Three Minute Squiz With… Jane Allen

We came across Jane Allen when we got in touch to find out why her email had bounced – and got an out of office message with a difference. That is, she was OOO and could we send our email to her ‘shipboard’ address while she travelled to and from Antartica… No worries, we said. When we enquired further, we found out she’s one of Australia’s leading TV screenwriters/producers. What a find! Please welcome Jane to the Three Minute Squiz.

How and where do you Squiz?
First thing in the morning with a coffee. At Mawson Station that meant in the mess, Squizing while gazing over (frozen) Horseshoe Harbour to the iceberg-dotted horizon.

What took you to Antarctica?
I was the joint Australian Antarctic Arts Fellow for 2018/19, along with novelist Jesse Blackadder. We submitted a joint application to write a kids book set in Antarctica, and to develop a TV series about living on a research station. We sailed on the icebreaker, the Aurora Australis, from Hobart in October 2018 to Mawson Research Station (a two-week voyage across the Southern Ocean), and lived there as expeditioners for three months, along with 26 others.

What’s it like and is it as cold/beautiful as we imagine?
We had our own office and worked the same hours as everyone else. When not writing we completed survival training, climbed mountains, rode quad bikes across the ice plateau, watched penguins and seals, and gloried in the incredible beauty of the place. The station consists of a number of brightly coloured buildings – they look a little like lego blocks – and was warm and comfortable, complete with its own library, small cinema, and even a microbrewery. Oh, and a dress-up collection – dressing up (and cross-dressing) being an Antarctic tradition. We had vast horizons all around us, featuring a frozen ocean beyond the frozen harbour, pale blue ice cliffs, and mountains in the distance. It was breathtakingly beautiful. We were there for the summer season, and were a little disappointed to not have one single blizzard. It was cold, especially when the katabatic wind was blowing (wind chill!), but we had been kitted out with all the right gear.

What’s the best thing you’ve seen or experienced?
Very hard to choose one thing! Being part of a closed community in the most isolated spot on earth with a really great bunch of people felt like a real privilege. And a surprising amount of fun. But I’d also have to mention visiting the emperor penguin rookery at Auster (think Happy Feet), and sleeping outside in a bivouac bag at the foot of Rumdoodle Mountain in 24 hour light.

You used to be a lawyer. Was a writing career always calling you?
Yes, writing was always calling. But I have to say that lawyering and writing are not as far apart as they might seem – each is about using language to create a convincing story to move an audience.

Your background made you the perfect fit for ABC TV’s Crownies and Janet King. Please tell us Marta Dusseldorp as great as we think she is…
She is even greater! Super smart, super talented. She was exactly who I imagined Janet would be.

You’ve also written and produced so many of Australia’s favourite shows – The Secret Daughter, Cleverman, The Doctor Blake Mysteries, McLeod’s Daughters, The Secret Life of Us, Blue Heelers. And the list goes on… Do you have a favourite?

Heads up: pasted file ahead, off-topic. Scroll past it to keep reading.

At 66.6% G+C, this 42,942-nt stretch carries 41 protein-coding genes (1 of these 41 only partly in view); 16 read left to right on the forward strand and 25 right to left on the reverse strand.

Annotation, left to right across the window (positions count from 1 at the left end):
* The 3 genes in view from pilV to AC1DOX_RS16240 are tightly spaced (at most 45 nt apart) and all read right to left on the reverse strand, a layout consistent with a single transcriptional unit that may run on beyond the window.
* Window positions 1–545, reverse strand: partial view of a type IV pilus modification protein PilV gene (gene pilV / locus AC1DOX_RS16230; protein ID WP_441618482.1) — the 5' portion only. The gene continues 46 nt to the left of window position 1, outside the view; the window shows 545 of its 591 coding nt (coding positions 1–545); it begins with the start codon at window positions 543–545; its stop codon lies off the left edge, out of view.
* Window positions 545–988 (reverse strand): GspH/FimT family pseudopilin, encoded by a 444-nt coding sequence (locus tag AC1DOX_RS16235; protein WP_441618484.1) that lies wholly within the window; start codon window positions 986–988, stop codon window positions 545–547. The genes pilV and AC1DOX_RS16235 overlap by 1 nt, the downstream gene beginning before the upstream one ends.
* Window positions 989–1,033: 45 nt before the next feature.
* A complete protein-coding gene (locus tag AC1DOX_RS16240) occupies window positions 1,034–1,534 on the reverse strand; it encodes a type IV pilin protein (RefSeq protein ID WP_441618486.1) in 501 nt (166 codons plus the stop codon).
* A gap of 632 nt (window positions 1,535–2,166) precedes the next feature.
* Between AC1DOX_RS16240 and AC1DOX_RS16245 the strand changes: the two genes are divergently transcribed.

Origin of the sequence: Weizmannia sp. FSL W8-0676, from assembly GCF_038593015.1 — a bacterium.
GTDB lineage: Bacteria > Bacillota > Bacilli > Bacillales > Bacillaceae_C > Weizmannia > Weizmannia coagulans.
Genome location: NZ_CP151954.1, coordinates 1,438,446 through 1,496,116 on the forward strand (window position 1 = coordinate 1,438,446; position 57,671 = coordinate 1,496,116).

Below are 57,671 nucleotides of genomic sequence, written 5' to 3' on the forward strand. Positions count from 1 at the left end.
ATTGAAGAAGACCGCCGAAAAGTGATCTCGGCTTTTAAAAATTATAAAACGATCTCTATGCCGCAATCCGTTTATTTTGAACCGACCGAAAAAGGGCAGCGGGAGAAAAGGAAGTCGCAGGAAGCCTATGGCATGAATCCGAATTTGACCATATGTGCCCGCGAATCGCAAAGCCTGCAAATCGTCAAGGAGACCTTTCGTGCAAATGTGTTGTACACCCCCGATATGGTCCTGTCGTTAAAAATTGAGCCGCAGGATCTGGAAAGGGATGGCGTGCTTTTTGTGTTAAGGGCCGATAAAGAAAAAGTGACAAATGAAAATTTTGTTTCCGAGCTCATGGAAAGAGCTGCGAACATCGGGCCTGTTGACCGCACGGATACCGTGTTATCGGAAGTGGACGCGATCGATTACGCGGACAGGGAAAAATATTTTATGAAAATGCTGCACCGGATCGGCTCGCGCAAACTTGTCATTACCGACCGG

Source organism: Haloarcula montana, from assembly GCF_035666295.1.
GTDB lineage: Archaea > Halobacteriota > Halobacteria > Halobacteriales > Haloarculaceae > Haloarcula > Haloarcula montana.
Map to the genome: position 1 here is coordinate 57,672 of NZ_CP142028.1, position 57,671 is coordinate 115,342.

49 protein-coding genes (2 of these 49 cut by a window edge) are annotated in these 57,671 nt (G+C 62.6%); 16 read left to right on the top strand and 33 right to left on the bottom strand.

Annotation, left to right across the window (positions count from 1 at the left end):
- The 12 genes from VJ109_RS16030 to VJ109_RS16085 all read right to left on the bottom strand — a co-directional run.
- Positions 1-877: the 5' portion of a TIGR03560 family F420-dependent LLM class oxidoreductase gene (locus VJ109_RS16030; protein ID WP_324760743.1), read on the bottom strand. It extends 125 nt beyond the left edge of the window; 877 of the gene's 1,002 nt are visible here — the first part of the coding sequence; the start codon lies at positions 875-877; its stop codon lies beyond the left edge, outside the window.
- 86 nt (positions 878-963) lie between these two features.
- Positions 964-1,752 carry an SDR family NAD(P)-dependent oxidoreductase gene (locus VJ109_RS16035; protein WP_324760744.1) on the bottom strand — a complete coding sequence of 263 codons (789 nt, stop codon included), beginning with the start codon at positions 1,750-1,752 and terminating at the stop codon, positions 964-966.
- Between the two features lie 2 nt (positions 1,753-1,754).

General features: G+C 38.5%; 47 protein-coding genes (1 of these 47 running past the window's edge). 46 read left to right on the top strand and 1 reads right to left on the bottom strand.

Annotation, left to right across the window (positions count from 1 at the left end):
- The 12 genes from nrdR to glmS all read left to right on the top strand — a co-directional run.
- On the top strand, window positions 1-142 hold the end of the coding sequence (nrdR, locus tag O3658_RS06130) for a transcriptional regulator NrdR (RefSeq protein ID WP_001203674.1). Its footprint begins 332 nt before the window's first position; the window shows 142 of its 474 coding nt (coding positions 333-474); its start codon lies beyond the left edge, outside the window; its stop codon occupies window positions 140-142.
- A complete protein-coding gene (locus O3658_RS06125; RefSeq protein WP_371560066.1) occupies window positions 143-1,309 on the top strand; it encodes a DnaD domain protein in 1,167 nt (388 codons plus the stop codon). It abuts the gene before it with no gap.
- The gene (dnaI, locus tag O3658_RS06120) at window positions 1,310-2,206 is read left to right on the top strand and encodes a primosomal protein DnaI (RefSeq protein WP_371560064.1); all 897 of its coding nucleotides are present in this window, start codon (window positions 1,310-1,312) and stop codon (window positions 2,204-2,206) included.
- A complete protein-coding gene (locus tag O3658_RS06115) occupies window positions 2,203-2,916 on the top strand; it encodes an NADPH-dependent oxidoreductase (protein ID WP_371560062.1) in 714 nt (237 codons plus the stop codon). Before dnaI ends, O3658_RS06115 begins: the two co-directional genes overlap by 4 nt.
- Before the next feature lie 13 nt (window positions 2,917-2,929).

This is like asking me to choose my favourite child. McLeod’s will always hold a place in my heart because it was a show focusing on six women who weren’t related and weren’t in competition with each other. Who is making shows like that now?

We imagine screenwriting requires a talent for understanding and observing people. Should we expect to find you in a cafe listening in to our conversation?
I’ll be the one in the corner, wearing sunnies, reading The Squiz on my iPad, tuning in to everything that’s going on. But names will be changed to protect the guilty.

Do you ever walk away from conversations thinking “I wish I said X” because surely you’ve thought of all the killer lines?
I’d like to say the writer always thinks of the killer lines at exactly the right point in the conversation, but that might not be as often as we wish…

Name four people – living or dead – you’d kill to sit down to dinner with.
Sally Wainwright (British screenwriter, and creator of shows like Happy Valley, Scott and Bailey, and Last Tango in Halifax), Nora Ephron (American screenwriter – Silkwood, When Harry Met Sally, Sleepless in Seattle), Elizabeth Gilbert (her book The Signature of All Things is one of my favourites) and Oscar Wilde.

Your favourite book?
The House at Pooh Corner. Whenever I am stuck in my writing, I take Pooh down from the shelf, open it at random and read, and I always find something completely delightful, thoughtful and moving.

What skill or talent do you not have but wish you did?
To play the piano.

The best piece of advice your mother/father gave you?
Be kind.

What do you consider the most overrated virtue?
Patriotism when it becomes jingoism. 

What’s your worst and best habit?
I’m a very early riser – I would say this is my best habit, but I know some people who think it is my worst.

What would you say is the most currently overlooked news story Australians should know about but don’t?
It’s not overlooked, but we can never be reminded too often about the perilous amount of waste we are all creating every day. It was horrifying to discover just how much plastic turns up in seabirds in Antarctica. 

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